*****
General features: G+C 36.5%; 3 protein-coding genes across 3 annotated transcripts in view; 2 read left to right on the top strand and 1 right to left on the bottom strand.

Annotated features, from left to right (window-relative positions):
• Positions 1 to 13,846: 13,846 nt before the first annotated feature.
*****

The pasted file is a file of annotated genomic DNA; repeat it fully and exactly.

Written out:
General features: G+C 36.5%; 3 protein-coding genes across 3 annotated transcripts in view; 2 read left to right on the top strand and 1 right to left on the bottom strand.

Annotated features, from left to right (window-relative positions):
• Positions 1 to 13,846: 13,846 nt before the first annotated feature.